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Natural gas declines ahead of bearish inventories data

natural gasNatural gas fell in the early U.S. session on speculations that the Energy Information Administration will report on Tuesday a larger than the average rise in U.S. inventories in the week ended October 11. The fuel traded mostly higher throughout the day on outlook for colder-than-usual weather in key U.S. consuming areas through the beginning of November.

On the New York Mercantile Exchange, natural gas futures for delivery in November fell by 0.60% to $3.742 per million British thermal units at 14:06 GMT. Prices held in range between days high and low of $3.829 and $3.732 per mBtu respectively. The fuel added less than 0.1% on Friday and settled the week 0.6% lower.

Natural gas fell on Monday amid expectations that tomorrows weekly U.S. natural gas storage report by the EIA will show that inventories rose by 80 billion cubic feet. If confirmed by the government agency, this will exceed the five-year average gain of 75 billion cubic feet and last years increase of 54 billion cubic feet during the comparable week. The Energy Information Administration delayed its latest report last Thursday due to the lack of government funding but has resumed normal operations from.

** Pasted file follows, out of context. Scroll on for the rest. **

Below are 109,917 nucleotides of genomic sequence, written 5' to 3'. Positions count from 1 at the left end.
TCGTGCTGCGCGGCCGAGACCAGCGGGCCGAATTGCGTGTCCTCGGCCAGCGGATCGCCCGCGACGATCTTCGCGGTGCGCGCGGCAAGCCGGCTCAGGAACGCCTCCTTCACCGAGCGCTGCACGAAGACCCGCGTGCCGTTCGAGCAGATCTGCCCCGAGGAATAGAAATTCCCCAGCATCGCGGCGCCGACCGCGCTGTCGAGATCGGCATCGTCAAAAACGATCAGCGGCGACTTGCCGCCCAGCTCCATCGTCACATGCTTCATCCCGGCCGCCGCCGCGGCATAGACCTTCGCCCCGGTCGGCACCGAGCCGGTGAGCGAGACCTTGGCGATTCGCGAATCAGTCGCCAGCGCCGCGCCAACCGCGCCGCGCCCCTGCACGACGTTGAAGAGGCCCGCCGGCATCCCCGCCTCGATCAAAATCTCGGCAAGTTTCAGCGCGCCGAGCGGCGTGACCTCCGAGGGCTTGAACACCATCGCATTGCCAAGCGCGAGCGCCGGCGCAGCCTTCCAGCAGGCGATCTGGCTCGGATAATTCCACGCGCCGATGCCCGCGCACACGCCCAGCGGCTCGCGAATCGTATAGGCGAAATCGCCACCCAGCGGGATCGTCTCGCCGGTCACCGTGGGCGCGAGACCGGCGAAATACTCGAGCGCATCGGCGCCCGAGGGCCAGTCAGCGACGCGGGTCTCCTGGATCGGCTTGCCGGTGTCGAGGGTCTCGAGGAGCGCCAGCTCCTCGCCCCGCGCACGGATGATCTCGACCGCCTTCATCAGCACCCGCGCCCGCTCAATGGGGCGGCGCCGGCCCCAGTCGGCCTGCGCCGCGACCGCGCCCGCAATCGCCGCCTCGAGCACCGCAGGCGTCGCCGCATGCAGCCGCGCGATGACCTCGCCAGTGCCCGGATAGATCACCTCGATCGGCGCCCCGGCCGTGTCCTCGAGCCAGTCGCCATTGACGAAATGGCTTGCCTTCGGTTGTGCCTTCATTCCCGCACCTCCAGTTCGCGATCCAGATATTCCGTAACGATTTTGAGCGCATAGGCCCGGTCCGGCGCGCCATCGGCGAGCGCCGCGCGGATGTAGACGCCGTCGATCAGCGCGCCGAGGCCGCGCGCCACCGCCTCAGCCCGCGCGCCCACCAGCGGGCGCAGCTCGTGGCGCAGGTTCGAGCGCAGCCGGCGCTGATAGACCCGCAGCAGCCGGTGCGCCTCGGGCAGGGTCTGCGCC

Analysts surveyed by Bloomberg last week expected natural gas inventories to have risen by 77 billion cubic feet in the week ended October 11, also above the five-year average increase of 75 billion.

The EIA said on October 10 that U.S. natural gas inventories rose by 90 billion cubic feet in the week ended October 4, compared to the five-year average build of 84 billion and last weak’s increase of 73 billion cubic feet during the comparable week. The reading however outperformed analysts’ expectations for a 94 billion cubic feet gain, allowing the energy source to extend positions.

U.S. natural gas stockpiles totaled 3.577 trillion cubic feet and were 3.7% below the amount of gas held in underground storage hubs during the same period last year. The surplus over the five-year average reserves widened by 0.2% to 1.6%.

Losses were however limited amid expectations for below-normal temperatures in key U.S. consuming areas, boosting demand prospects for the power-station fuel. Matt Rogers, president of Commodity Weather Group LLC, said for Bloomberg that readings from the Great Plains to the East Coast will be 3 to 5 degrees Fahrenheit below average through November 4 and temperatures in the Midwest are likely to fall at least 5 degrees below usual this week.

When cool weather is expected, natural gas surges as increased electricity demand to power air-conditioning calls for more supply of the fuel, which is used for a quarter of the U.S. electricity generation. Consumption usually picks up from November through March. According to the Energy Information Administration, power generation accounts for 32% of U.S. gas demand and 49% of U.S. households use gas for heating.

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